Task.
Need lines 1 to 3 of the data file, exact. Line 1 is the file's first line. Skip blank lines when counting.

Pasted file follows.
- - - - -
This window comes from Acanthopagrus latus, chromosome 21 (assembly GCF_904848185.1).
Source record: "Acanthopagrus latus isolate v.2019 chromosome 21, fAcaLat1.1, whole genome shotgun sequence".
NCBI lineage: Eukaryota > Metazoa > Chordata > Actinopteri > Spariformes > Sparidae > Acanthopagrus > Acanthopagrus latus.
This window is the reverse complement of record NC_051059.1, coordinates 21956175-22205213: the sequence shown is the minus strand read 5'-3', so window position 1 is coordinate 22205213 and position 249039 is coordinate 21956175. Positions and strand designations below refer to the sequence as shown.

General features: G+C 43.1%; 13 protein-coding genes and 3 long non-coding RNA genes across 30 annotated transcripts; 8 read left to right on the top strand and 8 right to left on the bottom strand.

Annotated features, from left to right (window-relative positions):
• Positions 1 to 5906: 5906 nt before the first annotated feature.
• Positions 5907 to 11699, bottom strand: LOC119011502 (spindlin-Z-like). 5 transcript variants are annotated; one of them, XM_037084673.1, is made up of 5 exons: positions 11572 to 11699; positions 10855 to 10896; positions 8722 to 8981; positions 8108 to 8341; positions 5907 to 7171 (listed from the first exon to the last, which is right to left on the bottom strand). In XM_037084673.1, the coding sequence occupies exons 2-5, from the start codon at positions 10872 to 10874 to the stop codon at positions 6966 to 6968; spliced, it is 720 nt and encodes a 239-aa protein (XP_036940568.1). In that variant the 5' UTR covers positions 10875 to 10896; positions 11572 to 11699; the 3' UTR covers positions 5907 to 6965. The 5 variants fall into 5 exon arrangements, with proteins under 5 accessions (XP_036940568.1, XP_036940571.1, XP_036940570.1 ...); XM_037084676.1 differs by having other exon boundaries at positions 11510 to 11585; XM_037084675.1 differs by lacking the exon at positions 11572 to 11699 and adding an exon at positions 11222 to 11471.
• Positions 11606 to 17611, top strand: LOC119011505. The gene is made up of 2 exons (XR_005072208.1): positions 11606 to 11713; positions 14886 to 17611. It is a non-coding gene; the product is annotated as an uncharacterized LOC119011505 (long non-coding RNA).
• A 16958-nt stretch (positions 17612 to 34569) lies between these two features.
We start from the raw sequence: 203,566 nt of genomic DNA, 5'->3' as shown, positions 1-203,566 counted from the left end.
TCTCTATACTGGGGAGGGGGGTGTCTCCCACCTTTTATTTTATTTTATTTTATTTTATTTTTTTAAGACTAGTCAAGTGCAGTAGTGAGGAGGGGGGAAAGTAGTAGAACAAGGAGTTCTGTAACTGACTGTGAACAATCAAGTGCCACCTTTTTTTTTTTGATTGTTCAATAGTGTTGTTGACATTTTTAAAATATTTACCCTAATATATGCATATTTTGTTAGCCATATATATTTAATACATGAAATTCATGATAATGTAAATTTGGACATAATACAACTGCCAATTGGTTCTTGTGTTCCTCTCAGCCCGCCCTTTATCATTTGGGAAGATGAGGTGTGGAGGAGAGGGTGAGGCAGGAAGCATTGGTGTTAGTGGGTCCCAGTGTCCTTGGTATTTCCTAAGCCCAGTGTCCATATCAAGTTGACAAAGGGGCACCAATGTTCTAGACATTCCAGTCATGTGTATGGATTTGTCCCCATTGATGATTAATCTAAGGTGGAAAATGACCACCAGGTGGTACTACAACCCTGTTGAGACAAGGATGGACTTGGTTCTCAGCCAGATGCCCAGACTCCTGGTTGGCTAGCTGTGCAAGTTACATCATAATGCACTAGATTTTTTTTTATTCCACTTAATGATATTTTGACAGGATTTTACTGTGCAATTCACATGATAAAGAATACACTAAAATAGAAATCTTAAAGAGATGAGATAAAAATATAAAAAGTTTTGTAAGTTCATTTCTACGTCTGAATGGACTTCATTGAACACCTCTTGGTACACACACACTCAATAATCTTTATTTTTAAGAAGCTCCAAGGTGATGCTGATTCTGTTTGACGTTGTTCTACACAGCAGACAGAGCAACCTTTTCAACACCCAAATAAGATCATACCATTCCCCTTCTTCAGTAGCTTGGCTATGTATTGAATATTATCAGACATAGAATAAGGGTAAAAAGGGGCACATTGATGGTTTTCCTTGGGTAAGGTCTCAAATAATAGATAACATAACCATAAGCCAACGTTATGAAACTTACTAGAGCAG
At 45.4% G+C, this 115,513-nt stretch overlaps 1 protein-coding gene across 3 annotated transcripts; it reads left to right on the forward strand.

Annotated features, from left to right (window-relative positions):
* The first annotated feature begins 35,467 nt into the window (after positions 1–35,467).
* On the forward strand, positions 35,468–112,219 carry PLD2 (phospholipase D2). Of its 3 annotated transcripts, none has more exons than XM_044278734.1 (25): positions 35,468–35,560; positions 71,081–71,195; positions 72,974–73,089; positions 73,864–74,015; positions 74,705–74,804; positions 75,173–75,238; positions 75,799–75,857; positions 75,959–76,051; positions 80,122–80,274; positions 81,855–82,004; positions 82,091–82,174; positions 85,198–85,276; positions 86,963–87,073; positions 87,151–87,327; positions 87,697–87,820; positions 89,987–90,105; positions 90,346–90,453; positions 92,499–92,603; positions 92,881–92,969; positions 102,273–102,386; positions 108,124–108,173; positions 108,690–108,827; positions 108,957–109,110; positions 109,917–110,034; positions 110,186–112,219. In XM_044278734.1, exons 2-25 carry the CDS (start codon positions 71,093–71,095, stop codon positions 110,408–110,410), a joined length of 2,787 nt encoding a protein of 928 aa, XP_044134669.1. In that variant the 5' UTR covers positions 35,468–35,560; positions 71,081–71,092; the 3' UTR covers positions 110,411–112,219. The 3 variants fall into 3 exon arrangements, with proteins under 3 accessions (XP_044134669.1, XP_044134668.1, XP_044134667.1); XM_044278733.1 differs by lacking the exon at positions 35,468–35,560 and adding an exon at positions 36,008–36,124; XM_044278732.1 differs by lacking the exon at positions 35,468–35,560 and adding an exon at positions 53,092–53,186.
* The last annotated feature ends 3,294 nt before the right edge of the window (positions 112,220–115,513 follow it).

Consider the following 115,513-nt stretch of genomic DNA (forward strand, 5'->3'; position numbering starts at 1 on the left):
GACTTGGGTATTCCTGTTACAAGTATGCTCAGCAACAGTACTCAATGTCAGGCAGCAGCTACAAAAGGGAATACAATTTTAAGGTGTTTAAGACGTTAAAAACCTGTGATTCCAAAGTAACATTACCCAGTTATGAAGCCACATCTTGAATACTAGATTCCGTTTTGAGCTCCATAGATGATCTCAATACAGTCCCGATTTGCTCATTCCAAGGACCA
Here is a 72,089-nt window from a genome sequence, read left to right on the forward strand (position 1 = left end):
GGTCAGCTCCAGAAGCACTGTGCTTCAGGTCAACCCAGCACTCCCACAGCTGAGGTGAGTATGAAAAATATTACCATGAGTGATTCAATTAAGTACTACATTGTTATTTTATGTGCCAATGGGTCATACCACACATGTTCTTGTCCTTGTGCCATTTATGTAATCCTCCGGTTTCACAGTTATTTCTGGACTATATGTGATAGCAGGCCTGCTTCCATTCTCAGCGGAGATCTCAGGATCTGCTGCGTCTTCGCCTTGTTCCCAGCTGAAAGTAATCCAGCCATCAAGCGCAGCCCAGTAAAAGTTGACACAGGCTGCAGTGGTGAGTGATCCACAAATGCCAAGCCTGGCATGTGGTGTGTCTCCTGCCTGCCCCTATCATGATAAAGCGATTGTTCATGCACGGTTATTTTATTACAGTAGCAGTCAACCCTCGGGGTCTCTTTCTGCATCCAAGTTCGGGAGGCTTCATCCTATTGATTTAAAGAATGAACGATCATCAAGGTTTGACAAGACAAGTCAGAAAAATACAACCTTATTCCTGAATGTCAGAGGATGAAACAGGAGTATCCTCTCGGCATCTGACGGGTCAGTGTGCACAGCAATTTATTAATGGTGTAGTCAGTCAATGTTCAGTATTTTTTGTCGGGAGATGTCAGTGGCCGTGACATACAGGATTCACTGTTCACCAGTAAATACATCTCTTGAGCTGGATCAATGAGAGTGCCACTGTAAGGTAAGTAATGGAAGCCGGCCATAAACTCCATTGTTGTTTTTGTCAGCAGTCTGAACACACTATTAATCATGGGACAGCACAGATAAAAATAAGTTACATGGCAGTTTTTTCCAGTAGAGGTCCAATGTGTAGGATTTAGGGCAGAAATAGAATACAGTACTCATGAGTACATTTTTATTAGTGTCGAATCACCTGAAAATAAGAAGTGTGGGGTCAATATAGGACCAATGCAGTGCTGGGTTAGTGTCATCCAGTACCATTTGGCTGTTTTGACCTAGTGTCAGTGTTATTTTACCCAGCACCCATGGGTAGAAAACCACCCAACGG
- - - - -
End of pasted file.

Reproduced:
This window comes from Acanthopagrus latus, chromosome 21 (assembly GCF_904848185.1).
Source record: "Acanthopagrus latus isolate v.2019 chromosome 21, fAcaLat1.1, whole genome shotgun sequence".
NCBI lineage: Eukaryota > Metazoa > Chordata > Actinopteri > Spariformes > Sparidae > Acanthopagrus > Acanthopagrus latus.